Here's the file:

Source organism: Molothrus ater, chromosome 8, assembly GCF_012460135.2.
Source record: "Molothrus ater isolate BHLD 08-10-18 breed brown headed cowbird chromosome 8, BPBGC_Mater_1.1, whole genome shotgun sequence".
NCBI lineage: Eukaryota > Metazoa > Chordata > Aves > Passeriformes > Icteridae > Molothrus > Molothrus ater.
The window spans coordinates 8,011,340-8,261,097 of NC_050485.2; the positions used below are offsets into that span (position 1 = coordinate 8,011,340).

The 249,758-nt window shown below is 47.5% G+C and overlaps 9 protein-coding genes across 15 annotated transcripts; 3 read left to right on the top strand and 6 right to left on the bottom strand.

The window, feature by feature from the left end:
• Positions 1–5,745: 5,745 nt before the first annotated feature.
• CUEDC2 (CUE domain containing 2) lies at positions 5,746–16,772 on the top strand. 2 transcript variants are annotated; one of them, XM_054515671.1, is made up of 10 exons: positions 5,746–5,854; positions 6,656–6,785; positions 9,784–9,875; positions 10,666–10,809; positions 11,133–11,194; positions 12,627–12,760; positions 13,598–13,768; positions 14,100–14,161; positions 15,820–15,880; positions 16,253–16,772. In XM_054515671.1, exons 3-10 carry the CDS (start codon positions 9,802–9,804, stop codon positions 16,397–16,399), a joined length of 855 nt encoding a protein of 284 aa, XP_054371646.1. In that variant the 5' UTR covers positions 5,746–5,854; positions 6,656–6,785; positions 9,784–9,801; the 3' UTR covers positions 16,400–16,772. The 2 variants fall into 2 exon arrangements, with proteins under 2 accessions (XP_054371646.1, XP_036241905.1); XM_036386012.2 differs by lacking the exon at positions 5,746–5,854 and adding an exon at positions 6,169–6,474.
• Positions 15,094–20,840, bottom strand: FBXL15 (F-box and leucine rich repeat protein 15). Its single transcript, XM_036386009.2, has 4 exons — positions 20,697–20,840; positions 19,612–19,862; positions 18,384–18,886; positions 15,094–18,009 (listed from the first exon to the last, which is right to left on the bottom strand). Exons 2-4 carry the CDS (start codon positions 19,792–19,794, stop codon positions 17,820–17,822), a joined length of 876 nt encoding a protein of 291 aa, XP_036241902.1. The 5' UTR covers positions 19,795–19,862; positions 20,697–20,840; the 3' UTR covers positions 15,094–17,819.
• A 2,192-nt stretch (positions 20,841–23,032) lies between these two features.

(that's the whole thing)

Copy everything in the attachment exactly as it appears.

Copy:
Source organism: Molothrus ater, chromosome 8, assembly GCF_012460135.2.
Source record: "Molothrus ater isolate BHLD 08-10-18 breed brown headed cowbird chromosome 8, BPBGC_Mater_1.1, whole genome shotgun sequence".
NCBI lineage: Eukaryota > Metazoa > Chordata > Aves > Passeriformes > Icteridae > Molothrus > Molothrus ater.
The window spans coordinates 8,011,340-8,261,097 of NC_050485.2; the positions used below are offsets into that span (position 1 = coordinate 8,011,340).

The 249,758-nt window shown below is 47.5% G+C and overlaps 9 protein-coding genes across 15 annotated transcripts; 3 read left to right on the top strand and 6 right to left on the bottom strand.

The window, feature by feature from the left end:
• Positions 1–5,745: 5,745 nt before the first annotated feature.
• CUEDC2 (CUE domain containing 2) lies at positions 5,746–16,772 on the top strand. 2 transcript variants are annotated; one of them, XM_054515671.1, is made up of 10 exons: positions 5,746–5,854; positions 6,656–6,785; positions 9,784–9,875; positions 10,666–10,809; positions 11,133–11,194; positions 12,627–12,760; positions 13,598–13,768; positions 14,100–14,161; positions 15,820–15,880; positions 16,253–16,772. In XM_054515671.1, exons 3-10 carry the CDS (start codon positions 9,802–9,804, stop codon positions 16,397–16,399), a joined length of 855 nt encoding a protein of 284 aa, XP_054371646.1. In that variant the 5' UTR covers positions 5,746–5,854; positions 6,656–6,785; positions 9,784–9,801; the 3' UTR covers positions 16,400–16,772. The 2 variants fall into 2 exon arrangements, with proteins under 2 accessions (XP_054371646.1, XP_036241905.1); XM_036386012.2 differs by lacking the exon at positions 5,746–5,854 and adding an exon at positions 6,169–6,474.
• Positions 15,094–20,840, bottom strand: FBXL15 (F-box and leucine rich repeat protein 15). Its single transcript, XM_036386009.2, has 4 exons — positions 20,697–20,840; positions 19,612–19,862; positions 18,384–18,886; positions 15,094–18,009 (listed from the first exon to the last, which is right to left on the bottom strand). Exons 2-4 carry the CDS (start codon positions 19,792–19,794, stop codon positions 17,820–17,822), a joined length of 876 nt encoding a protein of 291 aa, XP_036241902.1. The 5' UTR covers positions 19,795–19,862; positions 20,697–20,840; the 3' UTR covers positions 15,094–17,819.
• A 2,192-nt stretch (positions 20,841–23,032) lies between these two features.